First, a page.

Nurturing Campaigns convert leads into customersThe statistic is a haunting one – 50% of leads are not ready to purchase your product or service when they first convert.

I used that statistic a few weeks ago when I first wrote about how a nurturing campaign can help you convert your leads into customers. That number has rattled around my brain for the past couple of weeks, so much so that I decided to revisit the topic this week with some additional tips for using nurturing campaigns to further qualify your leads.

Since we’ve already covered how a nurturing campaign can help you, let’s dive right in with a look at the steps you need to take to set up a nurturing campaign that will help you convert leads into customers.

Determine your goal

The first step is determining the results you want to achieve with the campaign. Is this a campaign that will start with an e-mail to cold leads to try and re-energize them? Is this a campaign that further qualifies a lead in the sales funnel after an initial conversion? Considering the stat that began the blog – that 50% of your leads won’t be ready to purchase when they first convert – this will be a common nurturing campaign for most businesses. That will be our goal for the rest of the post.

Determine your content

In a campaign that will be used to further qualify your leads after their initial conversion, moving them further down the sales funnel, you’ll want to determine your content from the initial offer to the final stage of qualification. You can repurpose your existing content from other offers; just make sure it’s related to the offer the lead initially converts on.

For example, one of our most popular content pieces here at Weidert Group is our guide to Turn Your Website Into a Sales Magnet, which introduces leads to the concepts of Inbound Marketing. Once a conversion takes place, the lead goes into a nurturing campaign that delivers related content, including an e-book on social media, an important component of Inbound Marketing, a more detailed step-by-step guide to Inbound Marketing and, finally, an offer for a free marketing evaluation that will show how ready a company is for Inbound Marketing.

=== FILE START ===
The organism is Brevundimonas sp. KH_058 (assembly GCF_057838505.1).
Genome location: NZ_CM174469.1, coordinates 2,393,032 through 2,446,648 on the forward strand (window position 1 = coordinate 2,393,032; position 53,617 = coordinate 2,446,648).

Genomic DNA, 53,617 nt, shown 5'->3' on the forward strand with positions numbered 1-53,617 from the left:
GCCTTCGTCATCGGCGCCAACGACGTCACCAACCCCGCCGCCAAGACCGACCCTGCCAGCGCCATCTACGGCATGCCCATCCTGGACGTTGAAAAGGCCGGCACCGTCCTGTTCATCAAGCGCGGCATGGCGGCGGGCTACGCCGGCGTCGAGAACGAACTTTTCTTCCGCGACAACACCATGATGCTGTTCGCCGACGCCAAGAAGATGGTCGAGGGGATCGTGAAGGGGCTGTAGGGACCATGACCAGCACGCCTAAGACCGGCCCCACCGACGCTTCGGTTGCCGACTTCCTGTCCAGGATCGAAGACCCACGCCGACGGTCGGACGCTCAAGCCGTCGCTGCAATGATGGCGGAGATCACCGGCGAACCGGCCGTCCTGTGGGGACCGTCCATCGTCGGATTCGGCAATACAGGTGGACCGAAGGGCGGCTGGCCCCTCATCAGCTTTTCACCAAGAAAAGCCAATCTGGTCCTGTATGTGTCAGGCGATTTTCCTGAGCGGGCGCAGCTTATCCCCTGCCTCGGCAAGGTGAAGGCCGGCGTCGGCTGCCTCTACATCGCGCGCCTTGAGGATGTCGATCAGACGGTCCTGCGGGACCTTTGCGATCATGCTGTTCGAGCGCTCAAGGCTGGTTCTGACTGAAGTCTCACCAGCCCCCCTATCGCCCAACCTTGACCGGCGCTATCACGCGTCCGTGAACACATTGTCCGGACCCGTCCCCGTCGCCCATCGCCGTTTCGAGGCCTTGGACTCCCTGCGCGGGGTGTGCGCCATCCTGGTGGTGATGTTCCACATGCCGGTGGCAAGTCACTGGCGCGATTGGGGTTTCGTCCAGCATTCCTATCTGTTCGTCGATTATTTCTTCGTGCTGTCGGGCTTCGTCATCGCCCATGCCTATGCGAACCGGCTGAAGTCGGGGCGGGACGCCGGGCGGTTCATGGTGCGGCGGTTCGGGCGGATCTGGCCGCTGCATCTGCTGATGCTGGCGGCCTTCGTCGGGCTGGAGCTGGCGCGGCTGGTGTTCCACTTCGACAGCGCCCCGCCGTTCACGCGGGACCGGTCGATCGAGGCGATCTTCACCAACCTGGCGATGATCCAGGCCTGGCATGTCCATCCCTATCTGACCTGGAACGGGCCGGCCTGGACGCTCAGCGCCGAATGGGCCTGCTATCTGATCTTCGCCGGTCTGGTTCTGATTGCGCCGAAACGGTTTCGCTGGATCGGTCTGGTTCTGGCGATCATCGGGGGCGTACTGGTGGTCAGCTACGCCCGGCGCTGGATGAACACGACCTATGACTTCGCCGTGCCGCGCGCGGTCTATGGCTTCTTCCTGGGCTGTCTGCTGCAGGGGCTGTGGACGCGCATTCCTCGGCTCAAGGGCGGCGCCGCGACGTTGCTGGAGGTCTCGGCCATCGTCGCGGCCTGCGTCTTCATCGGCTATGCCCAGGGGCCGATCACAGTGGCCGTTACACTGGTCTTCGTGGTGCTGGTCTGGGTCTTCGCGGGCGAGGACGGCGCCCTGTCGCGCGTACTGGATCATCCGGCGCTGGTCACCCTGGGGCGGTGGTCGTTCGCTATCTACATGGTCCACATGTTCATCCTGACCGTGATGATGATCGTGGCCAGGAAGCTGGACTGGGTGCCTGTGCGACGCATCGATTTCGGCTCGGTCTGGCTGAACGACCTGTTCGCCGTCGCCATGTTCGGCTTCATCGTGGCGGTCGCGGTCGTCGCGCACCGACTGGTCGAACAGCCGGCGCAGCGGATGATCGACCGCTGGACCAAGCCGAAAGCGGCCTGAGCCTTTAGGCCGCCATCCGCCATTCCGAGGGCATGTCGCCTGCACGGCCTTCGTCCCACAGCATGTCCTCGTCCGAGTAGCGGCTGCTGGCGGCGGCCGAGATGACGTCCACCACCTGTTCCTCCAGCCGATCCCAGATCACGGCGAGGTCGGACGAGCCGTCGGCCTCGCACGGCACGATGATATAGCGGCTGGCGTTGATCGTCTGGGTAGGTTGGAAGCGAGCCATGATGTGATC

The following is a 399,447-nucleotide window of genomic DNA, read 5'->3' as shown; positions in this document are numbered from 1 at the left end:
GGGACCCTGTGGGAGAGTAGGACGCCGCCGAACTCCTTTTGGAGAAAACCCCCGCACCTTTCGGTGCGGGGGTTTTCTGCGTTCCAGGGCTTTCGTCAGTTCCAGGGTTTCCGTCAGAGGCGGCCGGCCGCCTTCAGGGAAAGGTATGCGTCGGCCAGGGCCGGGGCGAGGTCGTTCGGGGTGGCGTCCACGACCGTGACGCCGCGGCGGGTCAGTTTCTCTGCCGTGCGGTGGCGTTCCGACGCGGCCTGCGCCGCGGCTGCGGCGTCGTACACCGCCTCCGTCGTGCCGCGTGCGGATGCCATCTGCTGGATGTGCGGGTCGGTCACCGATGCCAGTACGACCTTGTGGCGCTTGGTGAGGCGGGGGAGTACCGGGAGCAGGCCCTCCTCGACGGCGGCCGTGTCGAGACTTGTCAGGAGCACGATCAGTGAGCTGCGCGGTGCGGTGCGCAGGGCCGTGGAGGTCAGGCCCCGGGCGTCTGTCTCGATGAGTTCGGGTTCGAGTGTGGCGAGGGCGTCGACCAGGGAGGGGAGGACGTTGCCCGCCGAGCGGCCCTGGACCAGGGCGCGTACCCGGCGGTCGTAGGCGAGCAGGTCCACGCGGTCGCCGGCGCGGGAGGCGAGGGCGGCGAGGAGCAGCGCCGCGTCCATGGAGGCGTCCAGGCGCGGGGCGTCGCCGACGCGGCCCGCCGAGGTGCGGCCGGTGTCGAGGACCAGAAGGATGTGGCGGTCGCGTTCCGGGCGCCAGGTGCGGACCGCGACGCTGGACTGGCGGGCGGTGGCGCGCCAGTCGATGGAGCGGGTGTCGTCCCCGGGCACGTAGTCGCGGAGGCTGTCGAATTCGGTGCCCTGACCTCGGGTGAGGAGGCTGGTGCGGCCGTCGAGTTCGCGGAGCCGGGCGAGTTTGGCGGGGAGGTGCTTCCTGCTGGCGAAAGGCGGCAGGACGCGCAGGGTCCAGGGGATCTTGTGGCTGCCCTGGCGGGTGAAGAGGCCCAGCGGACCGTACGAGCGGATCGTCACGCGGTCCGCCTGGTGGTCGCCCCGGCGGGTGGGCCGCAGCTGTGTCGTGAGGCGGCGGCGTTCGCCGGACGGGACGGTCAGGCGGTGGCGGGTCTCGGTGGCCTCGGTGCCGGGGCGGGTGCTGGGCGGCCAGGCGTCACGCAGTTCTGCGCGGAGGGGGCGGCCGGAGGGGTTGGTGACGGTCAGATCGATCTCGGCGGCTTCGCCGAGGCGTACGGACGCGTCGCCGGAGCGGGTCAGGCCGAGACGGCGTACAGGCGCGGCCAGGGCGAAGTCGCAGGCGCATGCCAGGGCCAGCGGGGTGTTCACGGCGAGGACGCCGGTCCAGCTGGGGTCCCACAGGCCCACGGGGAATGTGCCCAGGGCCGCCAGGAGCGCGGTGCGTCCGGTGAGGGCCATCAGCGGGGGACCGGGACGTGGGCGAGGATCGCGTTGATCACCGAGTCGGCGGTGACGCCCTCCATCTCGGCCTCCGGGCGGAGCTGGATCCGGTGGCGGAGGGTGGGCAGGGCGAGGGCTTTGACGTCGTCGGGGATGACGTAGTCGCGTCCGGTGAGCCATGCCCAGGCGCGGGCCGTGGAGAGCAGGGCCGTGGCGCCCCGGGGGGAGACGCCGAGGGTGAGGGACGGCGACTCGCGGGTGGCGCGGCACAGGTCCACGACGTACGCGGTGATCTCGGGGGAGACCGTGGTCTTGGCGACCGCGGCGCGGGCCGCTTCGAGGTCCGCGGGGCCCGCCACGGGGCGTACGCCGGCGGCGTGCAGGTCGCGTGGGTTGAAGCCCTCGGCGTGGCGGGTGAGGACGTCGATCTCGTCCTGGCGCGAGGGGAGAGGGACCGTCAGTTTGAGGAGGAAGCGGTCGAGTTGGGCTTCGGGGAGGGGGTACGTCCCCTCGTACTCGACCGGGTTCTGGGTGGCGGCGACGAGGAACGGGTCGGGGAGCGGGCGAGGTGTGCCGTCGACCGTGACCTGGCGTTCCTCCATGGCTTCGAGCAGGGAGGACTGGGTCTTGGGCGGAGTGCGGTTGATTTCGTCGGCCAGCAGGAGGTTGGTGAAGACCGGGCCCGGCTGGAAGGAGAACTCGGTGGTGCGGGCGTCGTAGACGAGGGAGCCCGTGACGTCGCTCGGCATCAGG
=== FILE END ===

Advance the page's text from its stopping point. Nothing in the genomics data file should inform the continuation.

Not only is all of the content related, but it’s educational in nature. If your lead isn’t ready to buy when they first convert, it makes more sense to educate them and further qualify them than it does to bombard them with a sales pitch.

Set up your timeline

This is where it’s important to know your sales cycle. The content should be delivered via e-mails timed at regular intervals to move the lead through the sales funnel so that at the end of the campaign the lead is more educated, further qualified and ready to buy.

In Weidert Group’s nurturing campaign based on the e-book Website Redesign 101, we have timed the e-mails out at intervals of 1 day, 3 days, 15 days and 30 days based on our experience with the sales cycle when a prospect talks to us about website redesign.

Here’s what it looks like all ready to go:

Weidert Group Nurturing CampaignNow, as a user of HubSpot, we’re able to have the campaign all set up and the process takes place automatically when a lead converts. You could use other e-mail tools and accomplish the same thing, though more manual intervention may be needed.

Monitor and adjust

Of course, none of this matters if you don’t monitor your progress to make sure your nurturing campaign is guiding your lead through the sales funnel. Are they clicking through? Are they getting to the bottom of the funnel offer? Are the prospects getting to the bottom of the funnel truly ready to buy?

Depending on the answers, you have to adjust the timing of your e-mails of the content of your additional offers. Learn from your campaigns. Test variations in content and e-mail timing or subject lines. There is always room for improvement.

Learn more about Inbound Marketing and the role of nurturing campaigns in our free Step-by-Step Guide to Inbound Marketing.